The Federal Capital Territory (FCT), Abuja, is currently experiencing a heightened sense of insecurity, with incidents of indiscriminate robberies and kidnappings affecting both the city center and its outskirts. This unsettling situation is dampening the atmosphere as the country prepares to celebrate its 63rd independence anniversary.
Concerned residents of the FCT have expressed alarm over the escalating rate of kidnapping and robbery within the city center. They have observed a significant lack of visible policing operations, pointing out that the FCT has become grossly under-policed.
It is not uncommon for motorists to drive along Ahmadu Bello Way, one of the city’s longest roads, without coming across a single police patrol. While the Federal Road Safety Commission (FRSC) and the Vehicle Inspection Officers conduct rapid patrols, they lack the authority to address criminal activities, as they are unarmed.
Recently, a journalist affiliated with a television station was forcefully abducted in front of the NNPC Towers, near the Conoil petrol station. She was subsequently taken to an undisclosed location, where her phone and personal belongings were stolen.
The growing insecurity in the seat of power has prompted the Federal Inland Revenue Service (FIRS) to issue internal advisories to its staff. These advisories highlight red flag areas within the city, particularly at night, and provide general safety tips, such as boarding registered taxis and avoiding late evening or early morning trips.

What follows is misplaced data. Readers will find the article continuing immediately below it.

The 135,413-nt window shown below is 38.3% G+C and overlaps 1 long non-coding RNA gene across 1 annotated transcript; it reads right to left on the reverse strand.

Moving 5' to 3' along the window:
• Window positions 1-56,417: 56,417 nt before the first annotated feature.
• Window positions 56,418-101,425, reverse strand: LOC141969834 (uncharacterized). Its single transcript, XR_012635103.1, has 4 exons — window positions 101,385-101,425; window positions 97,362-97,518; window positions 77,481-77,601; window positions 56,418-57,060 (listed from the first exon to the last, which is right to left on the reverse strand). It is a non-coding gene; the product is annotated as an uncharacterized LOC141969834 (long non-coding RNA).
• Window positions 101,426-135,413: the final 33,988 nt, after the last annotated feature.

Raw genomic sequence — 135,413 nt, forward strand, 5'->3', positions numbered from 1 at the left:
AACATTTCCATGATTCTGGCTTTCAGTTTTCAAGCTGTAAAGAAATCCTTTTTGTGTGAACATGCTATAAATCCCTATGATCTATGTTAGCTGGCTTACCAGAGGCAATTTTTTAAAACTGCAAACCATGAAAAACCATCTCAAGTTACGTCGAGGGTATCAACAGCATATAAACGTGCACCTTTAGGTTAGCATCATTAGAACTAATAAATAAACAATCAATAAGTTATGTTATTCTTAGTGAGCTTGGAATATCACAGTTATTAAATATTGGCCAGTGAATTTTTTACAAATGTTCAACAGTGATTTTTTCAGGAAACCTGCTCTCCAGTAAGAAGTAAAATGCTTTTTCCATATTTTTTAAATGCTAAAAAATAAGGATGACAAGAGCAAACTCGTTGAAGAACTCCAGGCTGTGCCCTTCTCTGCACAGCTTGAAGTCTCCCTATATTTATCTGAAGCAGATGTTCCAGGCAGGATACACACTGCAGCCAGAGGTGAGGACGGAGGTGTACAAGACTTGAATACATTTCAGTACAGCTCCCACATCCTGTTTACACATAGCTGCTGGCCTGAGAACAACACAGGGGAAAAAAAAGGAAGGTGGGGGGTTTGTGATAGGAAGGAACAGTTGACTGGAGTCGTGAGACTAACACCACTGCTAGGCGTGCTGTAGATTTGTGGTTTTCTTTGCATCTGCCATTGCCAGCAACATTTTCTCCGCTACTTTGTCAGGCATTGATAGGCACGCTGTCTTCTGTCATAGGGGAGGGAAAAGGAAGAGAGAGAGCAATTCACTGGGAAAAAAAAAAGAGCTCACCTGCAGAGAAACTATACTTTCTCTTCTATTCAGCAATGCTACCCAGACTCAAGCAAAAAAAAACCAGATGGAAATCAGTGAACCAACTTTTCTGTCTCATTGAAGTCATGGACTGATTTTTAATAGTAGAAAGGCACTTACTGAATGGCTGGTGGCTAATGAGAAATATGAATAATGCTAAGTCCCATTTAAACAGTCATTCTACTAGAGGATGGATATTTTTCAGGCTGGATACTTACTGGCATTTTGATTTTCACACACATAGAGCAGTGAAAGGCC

Popular routes frequented by criminals have been identified, including Area 1 – Berger; Area 1 – Area 10; Area 1 – Lugbe; Apo Mechanic Village axis; Kubwa Express Way; Jabi axis; City Gate; Areas 1 under bridge and across; Area 2 Plaza Behind VIO Office area, and Zone 2.
Residents are increasingly concerned about the proliferation of insecurity, attributing it to rising unemployment and poverty rates. They urge security agencies and the FCT Administration to take urgent measures to protect residents from criminal activities.
The Human Rights Writers Association of Nigeria (HURIWA) has also voiced its deep concern over the deteriorating security situation in the FCT. The organization emphasizes that the safety and security of individuals are fundamental human rights that must be upheld by a responsible government.
HURIWA calls for swift and robust responses to the security challenges facing the FCT. It recommends a comprehensive review of security measures, increased visibility of law enforcement personnel, intelligence-driven operations, community engagement, and improved coordination among security agencies.
The FCT Police Command seeks to allay the fears of residents, urging them to continue with their lawful activities without fear. The Command emphasizes ongoing efforts to clamp down on criminal activities and encourages residents to report any suspicious activities through dedicated emergency lines.